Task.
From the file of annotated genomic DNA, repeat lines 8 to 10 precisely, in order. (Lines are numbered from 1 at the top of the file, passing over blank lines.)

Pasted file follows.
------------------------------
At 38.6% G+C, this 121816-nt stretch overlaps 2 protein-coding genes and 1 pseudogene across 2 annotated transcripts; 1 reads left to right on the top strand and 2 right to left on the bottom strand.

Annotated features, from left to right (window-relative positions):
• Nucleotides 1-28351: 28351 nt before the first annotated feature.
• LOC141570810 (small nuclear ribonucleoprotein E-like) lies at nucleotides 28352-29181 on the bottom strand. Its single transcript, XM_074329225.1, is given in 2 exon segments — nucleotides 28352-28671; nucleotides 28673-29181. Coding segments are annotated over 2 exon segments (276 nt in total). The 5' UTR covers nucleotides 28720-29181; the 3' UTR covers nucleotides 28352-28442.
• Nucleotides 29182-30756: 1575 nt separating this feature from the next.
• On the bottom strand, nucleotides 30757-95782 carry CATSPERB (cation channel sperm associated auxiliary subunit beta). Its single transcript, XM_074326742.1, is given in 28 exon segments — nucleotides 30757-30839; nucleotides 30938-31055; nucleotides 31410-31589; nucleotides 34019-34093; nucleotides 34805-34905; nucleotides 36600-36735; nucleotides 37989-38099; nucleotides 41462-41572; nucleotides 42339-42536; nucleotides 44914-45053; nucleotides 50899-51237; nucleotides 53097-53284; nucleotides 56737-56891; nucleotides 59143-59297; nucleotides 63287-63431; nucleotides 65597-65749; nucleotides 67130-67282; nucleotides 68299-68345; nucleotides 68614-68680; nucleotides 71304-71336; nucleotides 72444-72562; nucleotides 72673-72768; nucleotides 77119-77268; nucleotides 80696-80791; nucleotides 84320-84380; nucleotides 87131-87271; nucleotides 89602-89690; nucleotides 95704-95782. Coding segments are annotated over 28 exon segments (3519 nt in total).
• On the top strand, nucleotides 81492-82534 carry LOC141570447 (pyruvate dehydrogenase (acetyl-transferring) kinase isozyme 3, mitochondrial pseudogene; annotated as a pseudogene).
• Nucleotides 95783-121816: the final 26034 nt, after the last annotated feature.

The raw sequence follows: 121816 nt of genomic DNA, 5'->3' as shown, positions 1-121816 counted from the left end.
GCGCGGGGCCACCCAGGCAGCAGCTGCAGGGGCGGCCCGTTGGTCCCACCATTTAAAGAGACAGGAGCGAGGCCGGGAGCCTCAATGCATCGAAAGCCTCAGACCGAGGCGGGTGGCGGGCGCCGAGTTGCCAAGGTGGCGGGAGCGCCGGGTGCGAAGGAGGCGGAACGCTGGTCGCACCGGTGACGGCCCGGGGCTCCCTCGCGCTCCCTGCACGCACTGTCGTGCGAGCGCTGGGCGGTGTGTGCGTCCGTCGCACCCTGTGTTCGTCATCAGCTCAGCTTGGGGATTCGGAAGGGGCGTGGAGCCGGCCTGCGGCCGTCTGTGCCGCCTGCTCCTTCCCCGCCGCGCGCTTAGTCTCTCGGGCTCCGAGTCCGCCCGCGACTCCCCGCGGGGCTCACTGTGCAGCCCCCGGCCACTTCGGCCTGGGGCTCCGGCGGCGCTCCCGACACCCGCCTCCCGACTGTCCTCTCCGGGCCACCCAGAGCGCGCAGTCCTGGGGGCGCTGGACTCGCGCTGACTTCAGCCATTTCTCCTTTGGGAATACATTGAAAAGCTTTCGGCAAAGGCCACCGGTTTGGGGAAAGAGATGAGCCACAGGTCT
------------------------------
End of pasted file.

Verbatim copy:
• Nucleotides 95783-121816: the final 26034 nt, after the last annotated feature.

The raw sequence follows: 121816 nt of genomic DNA, 5'->3' as shown, positions 1-121816 counted from the left end.
GCGCGGGGCCACCCAGGCAGCAGCTGCAGGGGCGGCCCGTTGGTCCCACCATTTAAAGAGACAGGAGCGAGGCCGGGAGCCTCAATGCATCGAAAGCCTCAGACCGAGGCGGGTGGCGGGCGCCGAGTTGCCAAGGTGGCGGGAGCGCCGGGTGCGAAGGAGGCGGAACGCTGGTCGCACCGGTGACGGCCCGGGGCTCCCTCGCGCTCCCTGCACGCACTGTCGTGCGAGCGCTGGGCGGTGTGTGCGTCCGTCGCACCCTGTGTTCGTCATCAGCTCAGCTTGGGGATTCGGAAGGGGCGTGGAGCCGGCCTGCGGCCGTCTGTGCCGCCTGCTCCTTCCCCGCCGCGCGCTTAGTCTCTCGGGCTCCGAGTCCGCCCGCGACTCCCCGCGGGGCTCACTGTGCAGCCCCCGGCCACTTCGGCCTGGGGCTCCGGCGGCGCTCCCGACACCCGCCTCCCGACTGTCCTCTCCGGGCCACCCAGAGCGCGCAGTCCTGGGGGCGCTGGACTCGCGCTGACTTCAGCCATTTCTCCTTTGGGAATACATTGAAAAGCTTTCGGCAAAGGCCACCGGTTTGGGGAAAGAGATGAGCCACAGGTCT